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THE COURAGE OF BEING VULNERABLE
By Glenn Peters, Ph.D.
“There is a sacredness in tears. They are not
the mark of weakness, but of power. They speak more eloquently than ten
thousand tongues. They are the messengers of overwhelming grief, of deep
contrition, and of unspeakable love.” Washington Irving
Samantha is terrified of getting older, of her children
leaving home, of being alone. These feelings scare her so much she invents
ways not to face her fears. Mostly, she lashes out at others for “making”
her feels bad. She wonders why she has so few friends and can’t
find a mate.
Fred doesn’t walk, he swaggers. He doesn’t talk, he commands.
When his children and friends head for the exit, he figures they just
don’t have the guts to handle such a big man. But he has an ulcer
and he can’t sleep. Lately, he’s been having nightmares about
being trapped. Deep, deep down, he’s afraid he’s really a
little man after all.
It is painful to admit that we are vulnerable. For so many of us, it means
we are weak, helpless and open to attack by others or by whatever life
throws at us. Our culture demands that we be strong, so we try our best
to hide our fears and cover up our weak spots.
We don’t want to be seen as failures.
But there can be beauty and courage in being vulnerable and value in exploring
so-called weaknesses. By taking the courage in exploring our “dark”
side, we can turn our fears and vulnerabilities into strengths. To paraphrase
author Matthew Fox, “Our demons aren’t in the way; they are
Often, we believe that keeping a stiff upper lip will keep us strong.
We hold a tight lid on our fears and pain, but in doing so, we also cover
up and lose touch with our feelings. This, in turn, shields our hearts
and separates us from our connection to humanity and a deeper more intimate
connection with ourselves.
This is a journey that can be long and difficult, but it’s only
by facing our vulnerable places—not covering them up or running
from them— that we can get to the other side of ourselves and recognize
deeper roots to our alienating and defensive behaviors. If Fred and Samantha,
the individuals previously mentioned, could get beyond their defensive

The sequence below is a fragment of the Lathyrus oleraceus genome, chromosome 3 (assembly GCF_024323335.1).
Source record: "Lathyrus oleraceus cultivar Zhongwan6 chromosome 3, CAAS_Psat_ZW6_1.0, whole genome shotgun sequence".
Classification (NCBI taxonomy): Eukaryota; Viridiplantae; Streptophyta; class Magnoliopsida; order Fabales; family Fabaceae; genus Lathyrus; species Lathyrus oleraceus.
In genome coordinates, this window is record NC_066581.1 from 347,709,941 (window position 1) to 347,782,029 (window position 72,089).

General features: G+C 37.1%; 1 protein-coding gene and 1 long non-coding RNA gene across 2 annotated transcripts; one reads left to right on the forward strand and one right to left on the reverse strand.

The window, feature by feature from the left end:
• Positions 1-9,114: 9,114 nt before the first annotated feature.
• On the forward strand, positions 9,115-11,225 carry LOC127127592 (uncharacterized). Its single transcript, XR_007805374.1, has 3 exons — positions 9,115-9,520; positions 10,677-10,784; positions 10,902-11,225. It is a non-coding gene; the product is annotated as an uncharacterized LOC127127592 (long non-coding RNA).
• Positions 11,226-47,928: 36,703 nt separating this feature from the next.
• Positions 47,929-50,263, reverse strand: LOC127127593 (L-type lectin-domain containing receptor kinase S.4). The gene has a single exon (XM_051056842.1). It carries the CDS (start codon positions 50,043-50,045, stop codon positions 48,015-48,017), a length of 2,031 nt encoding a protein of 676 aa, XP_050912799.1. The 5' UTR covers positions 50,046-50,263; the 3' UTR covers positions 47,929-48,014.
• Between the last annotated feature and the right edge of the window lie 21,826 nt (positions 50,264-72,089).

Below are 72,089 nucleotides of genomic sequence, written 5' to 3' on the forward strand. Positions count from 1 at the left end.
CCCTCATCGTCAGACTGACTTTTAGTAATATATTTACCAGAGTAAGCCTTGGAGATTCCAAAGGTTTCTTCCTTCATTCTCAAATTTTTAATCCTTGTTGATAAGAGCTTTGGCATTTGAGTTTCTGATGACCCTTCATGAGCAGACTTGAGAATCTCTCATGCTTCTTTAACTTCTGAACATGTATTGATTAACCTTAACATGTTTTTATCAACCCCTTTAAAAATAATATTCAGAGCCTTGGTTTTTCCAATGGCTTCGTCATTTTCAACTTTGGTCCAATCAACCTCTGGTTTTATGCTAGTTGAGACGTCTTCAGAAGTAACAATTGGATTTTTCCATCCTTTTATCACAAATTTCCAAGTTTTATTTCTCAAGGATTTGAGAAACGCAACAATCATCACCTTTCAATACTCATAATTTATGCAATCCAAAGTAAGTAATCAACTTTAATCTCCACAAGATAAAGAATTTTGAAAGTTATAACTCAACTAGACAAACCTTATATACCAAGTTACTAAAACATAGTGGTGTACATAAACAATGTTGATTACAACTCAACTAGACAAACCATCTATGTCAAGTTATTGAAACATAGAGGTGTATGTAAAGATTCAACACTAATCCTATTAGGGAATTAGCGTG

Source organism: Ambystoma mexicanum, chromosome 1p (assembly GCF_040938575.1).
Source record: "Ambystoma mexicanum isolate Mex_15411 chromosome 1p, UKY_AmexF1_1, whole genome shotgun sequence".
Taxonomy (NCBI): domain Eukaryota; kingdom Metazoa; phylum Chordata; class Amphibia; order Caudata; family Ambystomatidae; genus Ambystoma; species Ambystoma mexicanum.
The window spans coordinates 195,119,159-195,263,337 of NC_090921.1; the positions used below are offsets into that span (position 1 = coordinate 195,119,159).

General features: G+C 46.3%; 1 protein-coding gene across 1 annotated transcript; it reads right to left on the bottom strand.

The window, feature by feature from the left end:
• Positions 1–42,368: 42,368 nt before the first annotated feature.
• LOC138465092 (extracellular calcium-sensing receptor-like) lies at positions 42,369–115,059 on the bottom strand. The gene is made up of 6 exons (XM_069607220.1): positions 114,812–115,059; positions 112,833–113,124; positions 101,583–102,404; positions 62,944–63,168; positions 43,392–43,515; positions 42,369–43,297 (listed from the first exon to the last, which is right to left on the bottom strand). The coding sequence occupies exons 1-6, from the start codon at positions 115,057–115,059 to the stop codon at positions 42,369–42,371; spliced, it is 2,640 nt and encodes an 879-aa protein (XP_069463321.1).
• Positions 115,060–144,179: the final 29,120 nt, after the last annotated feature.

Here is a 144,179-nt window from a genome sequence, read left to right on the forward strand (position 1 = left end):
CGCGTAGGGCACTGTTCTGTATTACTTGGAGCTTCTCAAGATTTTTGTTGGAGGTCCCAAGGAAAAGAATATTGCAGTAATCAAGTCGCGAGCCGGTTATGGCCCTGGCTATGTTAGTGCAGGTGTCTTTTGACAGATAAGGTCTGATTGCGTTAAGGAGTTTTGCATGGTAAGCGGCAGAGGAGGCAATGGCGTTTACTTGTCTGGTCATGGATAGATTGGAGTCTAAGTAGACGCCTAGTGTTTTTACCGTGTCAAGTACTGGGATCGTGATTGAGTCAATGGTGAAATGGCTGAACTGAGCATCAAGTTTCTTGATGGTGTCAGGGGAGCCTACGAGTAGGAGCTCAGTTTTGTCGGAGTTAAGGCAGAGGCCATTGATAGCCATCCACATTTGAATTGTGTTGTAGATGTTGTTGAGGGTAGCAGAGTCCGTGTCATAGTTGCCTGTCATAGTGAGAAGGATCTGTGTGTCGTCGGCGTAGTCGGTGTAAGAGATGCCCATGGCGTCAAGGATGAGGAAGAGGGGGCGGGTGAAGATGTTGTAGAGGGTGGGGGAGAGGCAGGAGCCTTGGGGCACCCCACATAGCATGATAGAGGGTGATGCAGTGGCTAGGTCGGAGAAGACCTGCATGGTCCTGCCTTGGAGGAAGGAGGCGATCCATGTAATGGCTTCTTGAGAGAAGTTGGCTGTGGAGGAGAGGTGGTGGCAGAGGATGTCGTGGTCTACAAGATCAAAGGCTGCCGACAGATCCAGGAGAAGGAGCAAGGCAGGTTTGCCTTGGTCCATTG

behaviors and recognize their own vulnerability that is their sadness
or their fear, than they could become more open with others, gain support
from others and start a healthy process of healing and working through
their problematic patterns. This change could lead to a deeper feeling
Being vulnerable is empowerment. It can be empowering to express to your
spouse that you are hurting in reaction to some aspect of your spouse’s
behavior. It is courageous to open yourself up to your vulnerability,
your feelings, and then also courageous to take the risk and to express
this to your spouse. This act of vulnerability enables you to identify
and own your feelings and also breaks down your façade that keeps
you walled off from your genuine feelings. It also can potentially enable
you to have a closer and more intimate relationship with your spouse.
One façade that men have traditionally held concerns the block
against feeling sadness and hurt. In being identified with this so-called
ideal, that one should not feel or express sadness or hurt, we develop
a narrow, restricted and false view of our emotional self. By breaking
through this restricted view of self we develop more emotional flexibility
and find out that we can actually become stronger. It is an interesting
paradox that through the genuine acceptance and exploration of our own
weaknesses, we can become stronger and more empowered. It is important
to note that we all have a wound, a weakness, and when we allow ourselves
to be vulnerable, we accept that wound and then we can move forward. Our